“In all honesty, this job has been great for me, financially and psychologically. I am there for my children when they need me and I can work at hours of my choosing. And I’m amazing at it! I always hear how people are complaining that women in Egypt are terrible drivers, and, while many are, there are also a lot of men who are terrible drivers!" Hadia exclaims. "And to those people who may disagree with me driving and going out to make money, I am not doing anything wrong, and as long as I know I am doing the right thing, it doesn’t matter what people say.”
A PR agent-turned-Uber partner, Rehab moved back to Egypt from Dubai, where she was working. She has one son and she explains that she decided to take a break from her work to take care of him, which was difficult for her because she has always been a working woman and she enjoys it very much. After failing to find a job that fit her specific needs - to be a good mother but also work, she consulted her husband who still lives and works in Dubai and despite his worry about her, she managed to show him how important it is for her to work.
“As I got older, I started to realise that, in Egypt, the older a woman gets, the more difficult it is for her to find a job. It’s like they only want us around when we’re pretty and young, but in terms of following a career, that is extremely difficult. So after failing to find a job that was up to my standards, I decided to hell with it and that I would do a job where I was my own boss, and one where I had the control to be there for my son and do the things that mattered to me, when I wanted.”
A mother of three, Dina has been working with Uber for 7 months now. Her job with Uber is her second, while her primary occupation is in the physiotherapy department at the Olympic Club, she’s a bit of an athletics enthusiast. Dina is a divorcee, and, while she describes a certain amount of resistance to her job with Uber on her family’s part, Dina explains that the necessity for her to work and her resolve to take care of those she cares about far outweighed the resistance. She is quite progressive and has dreams of Egypt moving forward where backwards opinions are eradicated and silenced. She charges even her family members for rides with Uber and explains that business is business, even in family.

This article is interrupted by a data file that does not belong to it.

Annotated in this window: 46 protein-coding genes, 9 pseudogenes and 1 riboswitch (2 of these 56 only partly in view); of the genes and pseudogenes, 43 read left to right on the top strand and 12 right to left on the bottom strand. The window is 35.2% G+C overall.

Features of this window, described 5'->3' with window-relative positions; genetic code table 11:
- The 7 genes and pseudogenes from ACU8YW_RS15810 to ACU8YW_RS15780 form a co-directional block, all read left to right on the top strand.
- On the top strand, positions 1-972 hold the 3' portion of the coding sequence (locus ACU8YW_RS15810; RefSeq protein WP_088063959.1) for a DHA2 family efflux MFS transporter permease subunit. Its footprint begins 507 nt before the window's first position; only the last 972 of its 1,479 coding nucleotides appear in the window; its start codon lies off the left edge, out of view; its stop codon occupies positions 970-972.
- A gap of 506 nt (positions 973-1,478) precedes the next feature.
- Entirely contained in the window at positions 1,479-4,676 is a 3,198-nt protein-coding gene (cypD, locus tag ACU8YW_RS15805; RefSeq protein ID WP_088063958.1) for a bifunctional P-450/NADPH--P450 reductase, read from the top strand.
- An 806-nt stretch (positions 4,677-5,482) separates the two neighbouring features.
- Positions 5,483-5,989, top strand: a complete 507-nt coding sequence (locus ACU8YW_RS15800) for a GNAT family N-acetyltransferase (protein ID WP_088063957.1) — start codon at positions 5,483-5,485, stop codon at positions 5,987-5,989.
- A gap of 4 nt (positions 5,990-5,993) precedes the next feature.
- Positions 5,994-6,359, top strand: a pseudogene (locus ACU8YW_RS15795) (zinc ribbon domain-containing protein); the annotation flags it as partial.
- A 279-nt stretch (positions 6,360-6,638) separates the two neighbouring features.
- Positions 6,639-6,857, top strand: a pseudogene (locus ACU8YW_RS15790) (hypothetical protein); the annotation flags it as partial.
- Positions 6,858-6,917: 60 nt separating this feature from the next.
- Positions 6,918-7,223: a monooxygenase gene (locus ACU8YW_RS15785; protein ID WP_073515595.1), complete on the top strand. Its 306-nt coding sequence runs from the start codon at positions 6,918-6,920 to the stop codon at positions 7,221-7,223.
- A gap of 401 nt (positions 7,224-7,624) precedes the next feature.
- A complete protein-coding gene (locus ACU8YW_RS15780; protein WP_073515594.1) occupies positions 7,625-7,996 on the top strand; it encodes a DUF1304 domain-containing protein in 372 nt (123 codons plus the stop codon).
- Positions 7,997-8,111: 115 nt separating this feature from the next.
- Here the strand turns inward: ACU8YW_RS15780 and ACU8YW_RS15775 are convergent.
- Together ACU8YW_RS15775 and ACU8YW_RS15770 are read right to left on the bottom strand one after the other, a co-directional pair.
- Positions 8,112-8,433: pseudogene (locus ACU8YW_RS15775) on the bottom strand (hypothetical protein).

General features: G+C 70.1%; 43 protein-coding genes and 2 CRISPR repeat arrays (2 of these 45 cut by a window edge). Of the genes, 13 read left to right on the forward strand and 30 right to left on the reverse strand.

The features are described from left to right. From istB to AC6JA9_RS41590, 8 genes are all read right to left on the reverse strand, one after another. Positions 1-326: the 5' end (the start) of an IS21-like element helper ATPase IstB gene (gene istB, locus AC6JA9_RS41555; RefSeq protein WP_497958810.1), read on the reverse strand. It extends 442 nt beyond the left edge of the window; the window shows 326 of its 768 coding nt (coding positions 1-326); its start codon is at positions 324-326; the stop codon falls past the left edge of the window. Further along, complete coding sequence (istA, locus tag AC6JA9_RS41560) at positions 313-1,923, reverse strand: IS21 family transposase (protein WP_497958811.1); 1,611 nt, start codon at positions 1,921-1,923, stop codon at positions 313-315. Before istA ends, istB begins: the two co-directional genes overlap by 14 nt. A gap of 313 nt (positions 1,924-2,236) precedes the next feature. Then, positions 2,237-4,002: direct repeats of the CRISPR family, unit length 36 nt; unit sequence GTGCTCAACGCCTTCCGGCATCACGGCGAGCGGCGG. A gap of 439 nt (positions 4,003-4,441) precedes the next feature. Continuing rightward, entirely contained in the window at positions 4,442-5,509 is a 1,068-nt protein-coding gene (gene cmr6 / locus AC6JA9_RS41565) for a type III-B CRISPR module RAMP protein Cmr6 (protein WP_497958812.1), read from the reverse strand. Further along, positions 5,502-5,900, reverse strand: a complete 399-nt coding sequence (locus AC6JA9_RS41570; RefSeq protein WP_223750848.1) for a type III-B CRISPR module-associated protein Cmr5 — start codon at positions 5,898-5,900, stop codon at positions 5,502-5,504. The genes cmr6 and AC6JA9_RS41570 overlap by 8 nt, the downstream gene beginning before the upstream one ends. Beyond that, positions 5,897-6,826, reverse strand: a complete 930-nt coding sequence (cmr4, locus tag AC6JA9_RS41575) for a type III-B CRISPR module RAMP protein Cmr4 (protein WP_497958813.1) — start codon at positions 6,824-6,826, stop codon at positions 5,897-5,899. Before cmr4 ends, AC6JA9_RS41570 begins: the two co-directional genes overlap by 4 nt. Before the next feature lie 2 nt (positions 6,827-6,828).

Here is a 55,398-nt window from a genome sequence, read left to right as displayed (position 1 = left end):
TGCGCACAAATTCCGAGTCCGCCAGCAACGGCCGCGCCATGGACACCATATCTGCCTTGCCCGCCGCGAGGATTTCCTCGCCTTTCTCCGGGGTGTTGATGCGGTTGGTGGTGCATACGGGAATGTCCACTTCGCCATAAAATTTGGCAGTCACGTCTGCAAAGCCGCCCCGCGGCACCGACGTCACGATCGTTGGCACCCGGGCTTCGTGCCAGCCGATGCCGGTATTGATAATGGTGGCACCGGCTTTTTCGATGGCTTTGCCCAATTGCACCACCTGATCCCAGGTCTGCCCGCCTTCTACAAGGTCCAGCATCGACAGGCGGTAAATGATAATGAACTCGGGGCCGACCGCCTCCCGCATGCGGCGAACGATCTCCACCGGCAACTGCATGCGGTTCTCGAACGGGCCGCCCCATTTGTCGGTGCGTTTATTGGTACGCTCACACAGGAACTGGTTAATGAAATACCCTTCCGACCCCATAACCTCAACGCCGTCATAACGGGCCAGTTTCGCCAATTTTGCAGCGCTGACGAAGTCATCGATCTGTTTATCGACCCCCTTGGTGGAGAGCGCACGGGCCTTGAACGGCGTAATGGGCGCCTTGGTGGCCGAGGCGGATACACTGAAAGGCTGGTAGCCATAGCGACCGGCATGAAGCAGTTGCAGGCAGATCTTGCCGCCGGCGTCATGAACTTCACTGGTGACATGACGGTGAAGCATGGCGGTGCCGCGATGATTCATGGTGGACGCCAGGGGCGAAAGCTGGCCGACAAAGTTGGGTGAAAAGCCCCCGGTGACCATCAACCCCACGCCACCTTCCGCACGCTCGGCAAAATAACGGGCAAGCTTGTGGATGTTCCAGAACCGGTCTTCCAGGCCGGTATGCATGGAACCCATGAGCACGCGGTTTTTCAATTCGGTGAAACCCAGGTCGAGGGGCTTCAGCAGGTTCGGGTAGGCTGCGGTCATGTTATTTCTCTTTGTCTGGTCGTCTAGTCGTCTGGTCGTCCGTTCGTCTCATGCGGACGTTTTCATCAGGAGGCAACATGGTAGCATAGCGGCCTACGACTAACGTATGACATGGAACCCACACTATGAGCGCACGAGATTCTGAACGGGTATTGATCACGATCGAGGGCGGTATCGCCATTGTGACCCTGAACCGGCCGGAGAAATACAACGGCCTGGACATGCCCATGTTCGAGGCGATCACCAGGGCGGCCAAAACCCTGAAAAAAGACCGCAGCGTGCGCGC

“Nothing comes easy and the way I see it, people who are opposed to a woman working in Uber, or a woman working at all, are backward and their opinions should not be validated! I have had passengers who have given me flowers, applauded me for being a working woman, and as long as there’s people out there who recognise our right to work and have an influence in our own lives, we will keep fighting! Women have been in wars, they have seen horrors throughout the ages and we have proved each time that we are strong enough!"
Photos by @MO4Network's #MO4Productions
Photography by Ahmed Najeeb
*The content of this article is sponsored.